Poor balance can suggest dementia risk

Poor balance can suggest dementia risk

With an ageing global population and an expected nine million people over the age of 90 by 2050, there will be significant new pressures on health and care systems around the world in the coming decades.

Improvements in medical care and diagnosis mean that more people are able to live well into older age, with many still being fit and healthy enough to lead an independent and high-quality life. However, a higher number of elderly people will also lead to treatment for illnesses like cancer and dementia being in greater demand.

For both conditions, early diagnosis is crucial for helping to reduce the risk of the long-term impact on health.

A new study has suggested that, for very elderly people, poor balance can be an indicator that they may be at a higher risk of dementia.

The research, conducted by the University of California, found that simple balance tests could help determine if a person is at a higher risk of developing dementia.

Published in the Journal of the American Geriatrics Society, the study looked at more than 550 people who were over the age of 90 who were already enrolled in a community-based longitudinal project.

The researchers monitored the participants every six months and conducted physical and neurological examinations, as well as asking them to complete cognitive tests. Their overall aim was to measure the impact of ageing and dementia.

At the start of their research, around half of the participants were cognitively impaired - meaning they struggled with thinking or remembering - but did not have dementia. The others demonstrated no cognitive problems.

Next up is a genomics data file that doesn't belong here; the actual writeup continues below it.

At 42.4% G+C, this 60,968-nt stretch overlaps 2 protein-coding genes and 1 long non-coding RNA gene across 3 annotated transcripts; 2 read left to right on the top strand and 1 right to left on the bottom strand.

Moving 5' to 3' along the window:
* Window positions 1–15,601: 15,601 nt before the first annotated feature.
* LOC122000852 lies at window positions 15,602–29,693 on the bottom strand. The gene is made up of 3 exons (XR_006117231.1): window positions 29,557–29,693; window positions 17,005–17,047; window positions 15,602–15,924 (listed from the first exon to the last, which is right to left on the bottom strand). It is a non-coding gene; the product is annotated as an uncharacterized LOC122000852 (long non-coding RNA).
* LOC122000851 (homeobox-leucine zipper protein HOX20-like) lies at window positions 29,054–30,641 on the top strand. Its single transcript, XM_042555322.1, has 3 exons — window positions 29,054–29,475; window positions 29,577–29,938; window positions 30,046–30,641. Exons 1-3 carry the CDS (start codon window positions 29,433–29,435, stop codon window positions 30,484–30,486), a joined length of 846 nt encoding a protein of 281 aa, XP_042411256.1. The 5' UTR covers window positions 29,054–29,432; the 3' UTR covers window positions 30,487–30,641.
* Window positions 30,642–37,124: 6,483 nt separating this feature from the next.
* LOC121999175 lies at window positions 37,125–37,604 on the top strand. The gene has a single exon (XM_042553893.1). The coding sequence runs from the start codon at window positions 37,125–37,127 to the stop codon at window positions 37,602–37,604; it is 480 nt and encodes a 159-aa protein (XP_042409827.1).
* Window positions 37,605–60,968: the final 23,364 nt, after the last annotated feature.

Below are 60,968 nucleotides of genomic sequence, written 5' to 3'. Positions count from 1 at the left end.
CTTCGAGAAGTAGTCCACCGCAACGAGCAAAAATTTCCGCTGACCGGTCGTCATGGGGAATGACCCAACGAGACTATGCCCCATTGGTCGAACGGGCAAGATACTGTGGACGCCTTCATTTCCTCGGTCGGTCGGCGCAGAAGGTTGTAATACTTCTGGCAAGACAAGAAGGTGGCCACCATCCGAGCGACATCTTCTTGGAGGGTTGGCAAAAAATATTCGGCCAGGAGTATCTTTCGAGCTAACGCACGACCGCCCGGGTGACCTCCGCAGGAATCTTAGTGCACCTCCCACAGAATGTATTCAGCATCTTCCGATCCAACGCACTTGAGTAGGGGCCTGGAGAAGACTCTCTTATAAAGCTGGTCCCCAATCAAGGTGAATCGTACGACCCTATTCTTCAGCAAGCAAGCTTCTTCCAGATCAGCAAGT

Over the 2.5 year-study period, the team found that nearly 40 per cent of patients developed dementia. They determined that there was a link between the risk of dementia and those who had scored low on the two different physical performance tests: the standing balance test and the four-metre walking test.

Previous research has found that poor physical performance is linked to a higher risk of dementia in people under the age of 85, but this is the first to show the impact of balance on very elderly people.

According to the authors of the study, testing these functions can help predict who is at the highest risk of developing dementia because walking and standing balance require complex brain activity.

The researchers also suggested that these findings could lead to the development of prevention programs and treatment strategies.

The study highlights the importance of having professionals to determine the underlying cause of balance problems in elderly people. As well as reducing the risk of them suffering a fall, it can also be an opportunity to observe the early signs of dementia or other, more serious, health problems.